OpenLiteSpeed server is one of the best web server program that you can install on your VPS server and achieve the unbeatable performance for your website. I have been using it for multiple clients (and for myself too) and it works intuitively fast. In this tutorial, I have deployed a cloud server on UpCloud. Next, I will install OpenLiteSpeed server on the machine and make it ready to service html/php pages to the visitors.
Initials steps to perform before you jump on installing OpenLitespeed
- Deploy a cloud server with Ubuntu 18.04 LTS as OS
- Set up a new sudo user with root privileges (recommended)
- Set up the UFW firewall and open ports (80, 443, 7080, 8088)
The OpenLiteSpeed installation is covered in below heads to make this easier for you to navigate through the process.
- Installing OpenLitespeed web server
- Setting up admin password
- Connecting to your server console
- Enabling port 80 in place of 8088
Installing OpenLiteSpeed Server
wget -qO - https://rpms.litespeedtech.com/debian/lst_repo.gpg | sudo apt-key add -
Above is a one-time operation that adds and quickly verifies that the software we’re going to download has not been tampered by anybody; cryptographically.
As you usually do for most packages, add the repository on your system.
sudo add-apt-repository 'deb http://rpms.litespeedtech.com/debian/ bionic main'
Once the repository is added to the system, you can go ahead and install OpenLiteSpeed with the command below. Here, you can change lsphp74 with the version of php you want to install on your server. I have used lsphp74, however you can replace it with lsphp73 or lsphp72 as well.
sudo apt-get install openlitespeed lsphp74
You need now to create a soft link to the PHP processor you just installed on the server with the OpenLiteSpeed package. This command will decide which PHP version will be used by your OpenLiteSpeed server. (if you installed lsphp73, make sure you replace lsphp74 with that.)
sudo ln -sf /usr/local/lsws/lsphp74/bin/lsphp /usr/local/lsws/fcgi-bin/lsphp5
Setting up Admin Password
As a mandatory step, after a successful install of OpenLiteSpeed and its PHP processor, you need to create an admin user and define a password. This will be used to login to your server and configure it further in the next steps.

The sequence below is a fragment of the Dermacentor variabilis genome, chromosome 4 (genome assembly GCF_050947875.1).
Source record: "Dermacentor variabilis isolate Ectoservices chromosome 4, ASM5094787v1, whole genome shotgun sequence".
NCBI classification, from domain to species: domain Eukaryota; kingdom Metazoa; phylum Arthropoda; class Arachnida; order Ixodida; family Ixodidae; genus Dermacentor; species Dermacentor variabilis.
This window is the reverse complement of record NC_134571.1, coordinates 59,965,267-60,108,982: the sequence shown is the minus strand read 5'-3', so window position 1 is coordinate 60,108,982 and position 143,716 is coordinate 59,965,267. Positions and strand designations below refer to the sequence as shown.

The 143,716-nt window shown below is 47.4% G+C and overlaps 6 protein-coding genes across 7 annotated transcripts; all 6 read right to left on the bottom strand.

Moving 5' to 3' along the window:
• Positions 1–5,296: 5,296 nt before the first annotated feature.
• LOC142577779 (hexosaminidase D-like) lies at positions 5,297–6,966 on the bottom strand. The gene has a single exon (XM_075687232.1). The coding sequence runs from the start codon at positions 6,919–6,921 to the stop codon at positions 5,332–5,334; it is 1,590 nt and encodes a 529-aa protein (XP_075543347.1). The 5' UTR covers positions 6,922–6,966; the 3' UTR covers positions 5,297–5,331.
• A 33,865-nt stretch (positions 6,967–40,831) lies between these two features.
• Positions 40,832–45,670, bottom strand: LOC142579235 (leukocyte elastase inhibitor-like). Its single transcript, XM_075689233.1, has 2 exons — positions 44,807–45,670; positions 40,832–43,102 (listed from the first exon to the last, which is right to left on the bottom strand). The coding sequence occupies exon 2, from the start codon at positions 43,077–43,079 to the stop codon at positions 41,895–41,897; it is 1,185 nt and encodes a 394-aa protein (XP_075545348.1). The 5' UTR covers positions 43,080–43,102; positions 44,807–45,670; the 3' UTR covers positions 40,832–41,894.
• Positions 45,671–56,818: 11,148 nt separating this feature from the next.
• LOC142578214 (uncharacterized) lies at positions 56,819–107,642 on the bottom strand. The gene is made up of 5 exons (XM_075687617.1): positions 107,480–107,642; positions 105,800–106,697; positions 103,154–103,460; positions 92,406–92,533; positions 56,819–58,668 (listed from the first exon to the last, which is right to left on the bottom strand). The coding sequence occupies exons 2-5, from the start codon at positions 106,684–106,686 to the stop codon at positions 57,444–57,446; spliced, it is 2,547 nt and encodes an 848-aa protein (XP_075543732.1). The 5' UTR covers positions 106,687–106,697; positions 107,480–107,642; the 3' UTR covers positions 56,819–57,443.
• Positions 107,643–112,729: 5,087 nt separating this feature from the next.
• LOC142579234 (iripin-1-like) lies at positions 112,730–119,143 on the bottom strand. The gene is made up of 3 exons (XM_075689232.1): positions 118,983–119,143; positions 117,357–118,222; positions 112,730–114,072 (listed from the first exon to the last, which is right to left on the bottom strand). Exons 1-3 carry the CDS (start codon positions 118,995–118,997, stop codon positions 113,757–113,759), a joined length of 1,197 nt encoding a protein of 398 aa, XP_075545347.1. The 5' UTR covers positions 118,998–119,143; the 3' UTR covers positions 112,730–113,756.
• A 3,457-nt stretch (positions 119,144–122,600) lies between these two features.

Once you run the command, it will ask you for a username and password twice.
Connecting to your Server
Pre-check if everything was installed successfully
sudo /usr/local/lsws/bin/lswsctrl status
Output should be something like this.
litespeed is running with PID 990.
In case you don’t see above output.
sudo /usr/local/lsws/bin/lswsctrl start
[OK] litespeed: pid=5137.
Additional firewall rules if you have UFW enabled
sudo ufw allow 8088
sudo ufw allow 7080
At this stage, you should be able to visit your server’s default page and backend as following.
The frontend of the website
Backend (admin console)
On this login screen, login using the admin login credentials you created earlier in this tutorial. You should now see the dashboard like this.
This is the dashboard where we will configure the server level configuration of OpenLiteSpeed.
Enable Port 80 to serve your website
OpenLiteSpeed server, by default, listens to port 8088 to server the web pages. So, if you do not change this to port 80, you will have to suffix the port 8088 after your domain as well to be able to open your website.
Let’s make our OpenLiteSpeed listener to listen on port 80 instead of 8088.
Go to Listeners >> View/Edit
The default listener would be listening on ANY IP address on port 8088. Click edit button on the Address Settings header.
Just replace 8088 with 80 and click save icon on the top right corner.
We need now to gracefully restart the OpenLiteSpeed server to be able to execute the changes we have recently made.
Now, you should be able to view your server default page when you hit your server IP in the address bar.
Let’s make your listener to listen only for a domain name and not the IP.
On the Default listener page, click on the edit icon after the Example virtual host mapping.
Type the domain name you want your server to listen to. You can add a www alias here also.
Save the virtual host map and click on the graceful restart icon to restart the server.
Voila, you can now point your domain name on the server IP and your domain should open the default server page now.
Your document root for this virtual host is
Now you can connect to your server using Filezilla over SSH on port 22 and upload the CMS files into this directory and you will be able to visit that on your domain.
What is Next?
You can now install WordPress on OpenLiteSpeed server or the CMS of your choice developed on php. It supports PHP, Ruby, Python, Perl, and Java external applications.
OpenLiteSpeed is one of the best server package and is the open-source version of LiteSpeed Enterprise server. You get the freedom to choose the number of websites you want to host and the number of workers you want on your server; that too for FREE.
Additionally, LiteSpeed caching lets you enable the fastest caching for WordPress. You can install 1 caching plugin for the best acceleration for your WordPress site.